Working Against it

Guild Wars 2 places a lot of emphasis on its movement-based combat, but once you consider that it’s still based on tab targeting and largely familiar abilities, you might find that its appeal wanes in comparison to games like TERA (or even WoW, if you’re still invested). I’ve also noticed that players have a tendency to slip into the roles of healer, tank, and DPS, even though one of ArenaNet’s selling points for Guild Wars 2 is that the Holy Trinity no longer applies. Its endgame also leaves too many questions unanswered, since it seems to focus almost entirely on forms of PvP and dungeon runs with comparable gear available from each. Players who want to raid will likely end up staying with other games.

Prediction Time!

Guild Wars 2 won’t be the WoW killer that so many fans make it out to be, but it will provide a strong alternative to Blizzard’s long-reigning champion for players who want control over their game time instead of adhering to job-like raid schedules. It’ll certainly be much more popular than Guild Wars 1, and it will likely attract a lot of the more casually minded (or PvP-oriented) members of WoW or Rift’s audiences.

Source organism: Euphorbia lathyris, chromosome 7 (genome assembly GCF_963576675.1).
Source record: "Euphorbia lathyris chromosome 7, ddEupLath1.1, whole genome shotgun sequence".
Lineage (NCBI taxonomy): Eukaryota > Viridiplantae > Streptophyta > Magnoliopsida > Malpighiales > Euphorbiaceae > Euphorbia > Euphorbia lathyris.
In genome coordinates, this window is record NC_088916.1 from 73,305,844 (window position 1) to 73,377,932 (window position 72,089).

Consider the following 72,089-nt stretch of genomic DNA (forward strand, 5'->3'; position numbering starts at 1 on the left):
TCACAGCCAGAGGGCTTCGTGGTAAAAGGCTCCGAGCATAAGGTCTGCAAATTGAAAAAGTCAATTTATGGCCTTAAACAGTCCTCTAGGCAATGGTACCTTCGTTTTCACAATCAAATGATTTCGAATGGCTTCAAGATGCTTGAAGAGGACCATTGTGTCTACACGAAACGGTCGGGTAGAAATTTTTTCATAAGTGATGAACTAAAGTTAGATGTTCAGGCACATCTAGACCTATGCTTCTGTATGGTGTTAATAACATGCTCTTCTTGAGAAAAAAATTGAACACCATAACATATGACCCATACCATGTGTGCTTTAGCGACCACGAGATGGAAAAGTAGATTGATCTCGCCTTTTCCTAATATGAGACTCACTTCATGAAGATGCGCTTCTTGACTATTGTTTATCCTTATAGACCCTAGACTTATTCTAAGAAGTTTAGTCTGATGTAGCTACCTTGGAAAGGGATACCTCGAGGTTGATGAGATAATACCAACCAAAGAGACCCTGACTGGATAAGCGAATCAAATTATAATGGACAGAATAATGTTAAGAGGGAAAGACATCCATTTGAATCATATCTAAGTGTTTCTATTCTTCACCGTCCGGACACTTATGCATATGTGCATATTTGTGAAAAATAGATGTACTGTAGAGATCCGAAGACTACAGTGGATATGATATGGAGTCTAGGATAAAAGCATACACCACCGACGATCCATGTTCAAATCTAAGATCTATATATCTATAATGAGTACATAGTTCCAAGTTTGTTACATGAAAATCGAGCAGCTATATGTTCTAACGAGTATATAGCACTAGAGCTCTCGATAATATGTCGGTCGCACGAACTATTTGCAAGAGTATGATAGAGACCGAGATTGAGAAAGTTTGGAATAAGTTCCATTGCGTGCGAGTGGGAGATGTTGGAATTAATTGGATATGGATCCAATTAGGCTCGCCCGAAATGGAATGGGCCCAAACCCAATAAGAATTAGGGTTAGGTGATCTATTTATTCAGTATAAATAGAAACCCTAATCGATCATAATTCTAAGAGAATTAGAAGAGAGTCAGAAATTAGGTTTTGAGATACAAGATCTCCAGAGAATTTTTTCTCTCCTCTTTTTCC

The Secret World

You can’t go wrong with zombies — or so Funcom hopes.

Working in its Favor

The Secret World goes even deeper than Guild Wars 2 in chucking some of the conventions of the genre, complete with an ostensible lack of levels and a reliance on traditional gear. Its “real-world” setting provides a nice break from the the elves and big swords we’ve become accustomed to, and its three factions vying for world dominance provide a welcome alternative to the duality of faction warfare. Clue-based missions such as “investigations” will attract players who want a little more out of their quests than killing and fetching, and the challenges of basic combat that I saw in my time playing might entice players who dislike the ease of battle in other MMORPGs.

Working Against it